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Changes in access rules for funded special foods will see more prescribers able to supply funded special foods to patients.
To date the funding rules for Special Foods, such as some types of infant formula, adult food supplements (“sip feeds”) and gluten-free foods, meant funded prescriptions were restricted to certain types of specialists only.
PHARMAC medical director Dr Peter Moodie says this funding arrangement, which originated before PHARMAC was created in 1993, has led to restricted access to Special Foods in some areas.
Dr Moodie says. “This has meant that people in some areas, in particular rural and provincial New Zealand, have found it more difficult to access funded Special Foods than people in the rest of the country.”
The new rules will allow a wider prescriber group to apply for subsidy. Under the changes, Special Foods will be funded when prescribed by a dietitian or by vocationally-registered general practitioners in addition to other specialists. This is likely to lead to an increase in the amount of Special Foods being funded by the taxpayer.
To help manage this expected increase, and in response to fast-growing use of Special Foods, PHARMAC is also making changes to funding rules.
Dr Moodie says Special Foods has been one of the fastest-growing groups of products on the Pharmaceutical Schedule, with spending now worth $18 million and growing at about 17% per annum.
“This is clearly not sustainable, so we have taken steps to ensure that funded Special Foods are appropriately targeted so that the people who are in genuine clinical need are the ones who receive funded products,” he says.
As well as widening the range of prescribers, changes include:
Dr Moodie says overall, these changes will improve patient access to Special Foods and produce savings of $14 million over five years by negotiating lower prices. These savings can be used to fund new medicines or increase access to them.
“It’s important to remember that Special Foods aren’t `medicines’ as such, so we have to make sure their subsidies are targeted to people with greatest need. We also need to be careful that we aren’t creating inequities by funding people with one particular disease or condition while denying people with others.”
The changes will begin taking effect from 1 April 2011.
Q and A
What changes are happening?
Five main changes are happening, these are:
1. Extending Special Authority Authorisation – more types of health professionals will be able to prescribe funded special foods. This includes dietitians, vocationally registered GPs as well as specialists.
2. Access to infant formula will be more aligned with international standards
3. The subsidy for ready-made liquid food supplements will be the same as the subsidy for powdered food supplements (that can be made up to a drink)
4. Subsidies for gluten free foods will remain unchanged, however the cost to patients may rise in future as suppliers raise their prices
5. Change in access criteria to ease access for patients with Inborn errors of metabolism
What will be the effect of the changes?
Overall, the changes will mean more people will be able to access funded Special Foods, because the range of eligible prescribers will be widened.
The changes will also mean that $14 million of pharmaceutical funding can be redirected to other medicines over the next five years.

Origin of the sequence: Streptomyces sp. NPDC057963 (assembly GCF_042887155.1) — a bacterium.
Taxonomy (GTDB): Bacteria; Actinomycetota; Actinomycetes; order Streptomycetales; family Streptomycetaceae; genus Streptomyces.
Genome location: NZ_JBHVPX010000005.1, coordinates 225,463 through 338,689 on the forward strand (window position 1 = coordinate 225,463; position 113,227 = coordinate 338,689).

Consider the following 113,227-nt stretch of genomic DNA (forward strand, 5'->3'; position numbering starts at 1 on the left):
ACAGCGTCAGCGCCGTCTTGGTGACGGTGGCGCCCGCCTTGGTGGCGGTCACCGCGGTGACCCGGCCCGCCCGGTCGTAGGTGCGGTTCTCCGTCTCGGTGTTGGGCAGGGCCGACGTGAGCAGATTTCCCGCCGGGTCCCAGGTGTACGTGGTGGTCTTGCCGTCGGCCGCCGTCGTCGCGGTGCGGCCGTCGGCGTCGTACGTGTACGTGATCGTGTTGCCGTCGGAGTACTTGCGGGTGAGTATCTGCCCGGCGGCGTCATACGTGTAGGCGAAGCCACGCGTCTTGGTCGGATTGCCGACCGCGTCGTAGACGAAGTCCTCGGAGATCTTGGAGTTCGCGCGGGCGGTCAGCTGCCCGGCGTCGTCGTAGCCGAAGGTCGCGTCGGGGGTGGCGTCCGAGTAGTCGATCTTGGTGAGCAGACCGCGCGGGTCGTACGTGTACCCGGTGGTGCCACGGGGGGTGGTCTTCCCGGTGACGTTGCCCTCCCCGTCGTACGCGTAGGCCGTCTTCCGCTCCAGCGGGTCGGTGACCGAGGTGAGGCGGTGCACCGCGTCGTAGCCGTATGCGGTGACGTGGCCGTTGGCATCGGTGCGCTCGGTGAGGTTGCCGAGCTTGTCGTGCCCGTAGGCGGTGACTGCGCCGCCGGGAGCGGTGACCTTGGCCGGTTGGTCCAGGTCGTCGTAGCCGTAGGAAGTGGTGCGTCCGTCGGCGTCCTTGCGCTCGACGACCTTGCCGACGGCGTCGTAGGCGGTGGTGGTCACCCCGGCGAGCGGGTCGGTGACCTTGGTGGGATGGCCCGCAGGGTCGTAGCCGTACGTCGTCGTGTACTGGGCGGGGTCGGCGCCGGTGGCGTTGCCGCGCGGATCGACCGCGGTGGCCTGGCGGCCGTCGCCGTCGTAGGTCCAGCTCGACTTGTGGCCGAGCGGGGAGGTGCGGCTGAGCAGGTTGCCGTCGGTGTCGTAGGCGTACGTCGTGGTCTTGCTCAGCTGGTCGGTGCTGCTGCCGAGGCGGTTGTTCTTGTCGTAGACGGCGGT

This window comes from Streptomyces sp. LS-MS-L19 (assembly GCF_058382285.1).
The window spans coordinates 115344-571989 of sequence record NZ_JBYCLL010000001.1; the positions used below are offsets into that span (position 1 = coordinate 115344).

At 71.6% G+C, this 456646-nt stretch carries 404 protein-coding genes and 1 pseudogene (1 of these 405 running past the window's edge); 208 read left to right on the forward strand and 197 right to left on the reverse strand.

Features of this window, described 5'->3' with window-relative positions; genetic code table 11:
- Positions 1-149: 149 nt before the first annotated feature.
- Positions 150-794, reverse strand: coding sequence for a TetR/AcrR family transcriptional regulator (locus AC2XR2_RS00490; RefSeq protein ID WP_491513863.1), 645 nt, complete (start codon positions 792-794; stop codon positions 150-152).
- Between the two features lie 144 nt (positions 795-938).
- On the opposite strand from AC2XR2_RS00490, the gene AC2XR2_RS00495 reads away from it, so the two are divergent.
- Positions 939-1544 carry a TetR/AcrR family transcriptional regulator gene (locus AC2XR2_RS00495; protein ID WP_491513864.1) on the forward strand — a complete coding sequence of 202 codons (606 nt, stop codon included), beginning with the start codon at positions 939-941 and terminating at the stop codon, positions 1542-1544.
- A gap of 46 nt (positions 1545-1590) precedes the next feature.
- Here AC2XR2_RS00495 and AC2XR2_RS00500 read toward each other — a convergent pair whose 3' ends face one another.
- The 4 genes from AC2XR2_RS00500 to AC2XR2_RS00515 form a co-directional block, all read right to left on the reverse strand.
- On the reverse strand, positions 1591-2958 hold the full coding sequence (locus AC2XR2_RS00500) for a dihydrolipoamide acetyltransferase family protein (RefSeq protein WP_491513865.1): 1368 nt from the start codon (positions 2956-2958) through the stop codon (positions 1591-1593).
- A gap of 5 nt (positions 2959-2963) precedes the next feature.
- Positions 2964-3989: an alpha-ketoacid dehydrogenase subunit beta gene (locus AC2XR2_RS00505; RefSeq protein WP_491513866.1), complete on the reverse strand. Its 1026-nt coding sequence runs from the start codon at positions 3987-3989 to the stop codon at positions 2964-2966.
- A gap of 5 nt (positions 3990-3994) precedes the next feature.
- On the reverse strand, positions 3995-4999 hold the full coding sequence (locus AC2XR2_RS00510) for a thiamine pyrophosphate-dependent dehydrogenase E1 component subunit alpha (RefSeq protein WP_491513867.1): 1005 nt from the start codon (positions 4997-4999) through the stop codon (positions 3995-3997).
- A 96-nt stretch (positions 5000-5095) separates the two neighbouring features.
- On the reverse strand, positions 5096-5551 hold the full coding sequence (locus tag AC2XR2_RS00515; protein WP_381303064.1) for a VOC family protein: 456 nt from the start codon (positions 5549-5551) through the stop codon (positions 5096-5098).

Why are the changes being made?
Current funding rules are inequitable, because not everyone has access to a specialist. We’re also out of step with the Health Practitioners’ Competency Act, which defines what each health practitioner can and can’t do. Special Foods are within the scope of practice of a range of health professionals such as GPs and dietitians. However, this hadn’t previously been reflected in the funding rules.
Spending on Special Foods has been growing at an unsustainable rate, a 17% per annum increase and now accounts for some $18 million of spending annually. Steps in relation to infant formula, adult food supplements and gluten free foods are necessary to better manage this growth in spending, especially since the greater range of prescribers should also lead to greater prescribing of Special Foods.
What will be the effect of reference pricing adult sip feeds?
Reference pricing means paying the same subsidy for products that do the same or similar things. The advice from our clinical committees is that the ready made and powdered sip feeds are clinically equivalent, so reference pricing is appropriate. Because the powdered versions are cheaper (about 36% cheaper), this may lead to patients paying a part-charge on the ready-mixed drinks if suppliers don’t reduce their prices. People will still be able to have ready-mixed sip feeds funded, but may have to pay a surcharge.
What will happen with gluten free foods?
For the foreseeable future, nothing will change in relation to funded gluten free foods. However, should suppliers raise their prices, subsidy levels will not change. This may lead to patients paying an increasing share of the cost of these products in the future.
In recent years, many supermarkets have increased the range of gluten-free products at very reasonable cost. In many cases, it is now cheaper for patients to source products from supermarkets than having them prescribed and obtained through a pharmacy.
In addition, having a subsidy on gluten-free foods creates inequities of its own. Not all patient groups on special diets are catered for (e.g. diabetes, some forms of asthma, heart disease), and the cost of doing so would be prohibitive within the existing Community Pharmaceutical Budget.
When are the changes happening?
Changes will be occurring from 1 April 2011.